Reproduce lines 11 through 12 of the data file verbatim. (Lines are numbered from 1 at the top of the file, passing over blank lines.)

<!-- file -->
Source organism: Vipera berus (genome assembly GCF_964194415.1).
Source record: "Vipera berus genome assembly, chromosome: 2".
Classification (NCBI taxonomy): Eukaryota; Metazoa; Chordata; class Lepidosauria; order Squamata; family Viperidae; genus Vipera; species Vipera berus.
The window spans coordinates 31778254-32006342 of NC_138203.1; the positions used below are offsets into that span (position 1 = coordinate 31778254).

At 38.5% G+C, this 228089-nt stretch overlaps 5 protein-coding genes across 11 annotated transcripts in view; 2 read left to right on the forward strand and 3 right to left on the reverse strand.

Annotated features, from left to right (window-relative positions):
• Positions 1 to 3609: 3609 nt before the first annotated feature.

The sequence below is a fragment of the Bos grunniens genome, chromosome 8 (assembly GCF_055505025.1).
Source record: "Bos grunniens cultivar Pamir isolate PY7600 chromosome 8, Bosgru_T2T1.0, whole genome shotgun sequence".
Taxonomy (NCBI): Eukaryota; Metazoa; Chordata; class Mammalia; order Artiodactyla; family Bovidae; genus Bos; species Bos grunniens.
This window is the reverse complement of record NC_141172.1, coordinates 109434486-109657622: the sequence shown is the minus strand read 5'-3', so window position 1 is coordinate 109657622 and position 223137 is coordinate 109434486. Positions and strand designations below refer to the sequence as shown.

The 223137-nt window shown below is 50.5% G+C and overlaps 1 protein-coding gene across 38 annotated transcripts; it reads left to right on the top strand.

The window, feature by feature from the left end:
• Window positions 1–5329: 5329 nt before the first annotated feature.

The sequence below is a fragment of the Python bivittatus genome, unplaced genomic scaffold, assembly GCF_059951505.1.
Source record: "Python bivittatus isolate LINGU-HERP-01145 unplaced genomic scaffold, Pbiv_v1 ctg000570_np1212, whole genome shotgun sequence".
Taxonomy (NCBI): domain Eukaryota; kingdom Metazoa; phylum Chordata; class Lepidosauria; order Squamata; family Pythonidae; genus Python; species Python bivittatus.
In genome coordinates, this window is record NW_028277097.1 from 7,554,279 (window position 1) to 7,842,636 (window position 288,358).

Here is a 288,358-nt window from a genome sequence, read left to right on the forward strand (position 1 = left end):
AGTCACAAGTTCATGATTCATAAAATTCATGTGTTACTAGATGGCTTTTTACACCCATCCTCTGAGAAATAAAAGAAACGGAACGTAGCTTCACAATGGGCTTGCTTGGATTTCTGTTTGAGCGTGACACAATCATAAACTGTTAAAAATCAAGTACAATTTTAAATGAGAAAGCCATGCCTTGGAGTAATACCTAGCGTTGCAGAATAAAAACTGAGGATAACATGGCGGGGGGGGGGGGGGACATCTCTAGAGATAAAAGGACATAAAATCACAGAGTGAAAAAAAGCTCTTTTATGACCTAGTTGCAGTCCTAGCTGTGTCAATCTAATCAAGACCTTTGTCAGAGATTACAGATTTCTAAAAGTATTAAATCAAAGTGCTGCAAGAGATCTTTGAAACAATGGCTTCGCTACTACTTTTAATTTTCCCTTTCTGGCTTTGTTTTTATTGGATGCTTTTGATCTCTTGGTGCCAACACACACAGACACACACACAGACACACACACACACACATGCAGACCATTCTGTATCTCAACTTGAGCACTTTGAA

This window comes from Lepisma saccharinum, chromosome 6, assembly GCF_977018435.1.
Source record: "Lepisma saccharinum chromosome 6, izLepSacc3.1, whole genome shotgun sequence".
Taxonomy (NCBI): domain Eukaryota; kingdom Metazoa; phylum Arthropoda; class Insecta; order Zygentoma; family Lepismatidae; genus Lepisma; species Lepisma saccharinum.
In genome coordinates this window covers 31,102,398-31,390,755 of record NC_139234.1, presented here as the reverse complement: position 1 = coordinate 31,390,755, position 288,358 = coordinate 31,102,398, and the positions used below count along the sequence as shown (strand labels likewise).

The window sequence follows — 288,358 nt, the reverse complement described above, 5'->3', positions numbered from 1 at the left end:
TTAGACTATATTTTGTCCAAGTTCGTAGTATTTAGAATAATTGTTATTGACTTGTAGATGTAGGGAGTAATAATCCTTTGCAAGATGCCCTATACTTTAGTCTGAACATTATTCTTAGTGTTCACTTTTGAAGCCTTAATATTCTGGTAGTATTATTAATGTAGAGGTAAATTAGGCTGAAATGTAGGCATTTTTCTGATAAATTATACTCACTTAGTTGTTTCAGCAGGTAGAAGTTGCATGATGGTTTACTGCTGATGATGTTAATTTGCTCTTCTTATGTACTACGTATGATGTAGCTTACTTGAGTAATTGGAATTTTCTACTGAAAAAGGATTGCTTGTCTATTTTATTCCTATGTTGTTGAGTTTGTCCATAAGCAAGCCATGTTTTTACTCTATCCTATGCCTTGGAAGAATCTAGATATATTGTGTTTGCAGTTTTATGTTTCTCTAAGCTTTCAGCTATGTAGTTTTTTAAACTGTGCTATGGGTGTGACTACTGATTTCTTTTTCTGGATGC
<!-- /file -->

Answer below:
This window is the reverse complement of record NC_141172.1, coordinates 109434486-109657622: the sequence shown is the minus strand read 5'-3', so window position 1 is coordinate 109657622 and position 223137 is coordinate 109434486. Positions and strand designations below refer to the sequence as shown.

The 223137-nt window shown below is 50.5% G+C and overlaps 1 protein-coding gene across 38 annotated transcripts; it reads left to right on the top strand.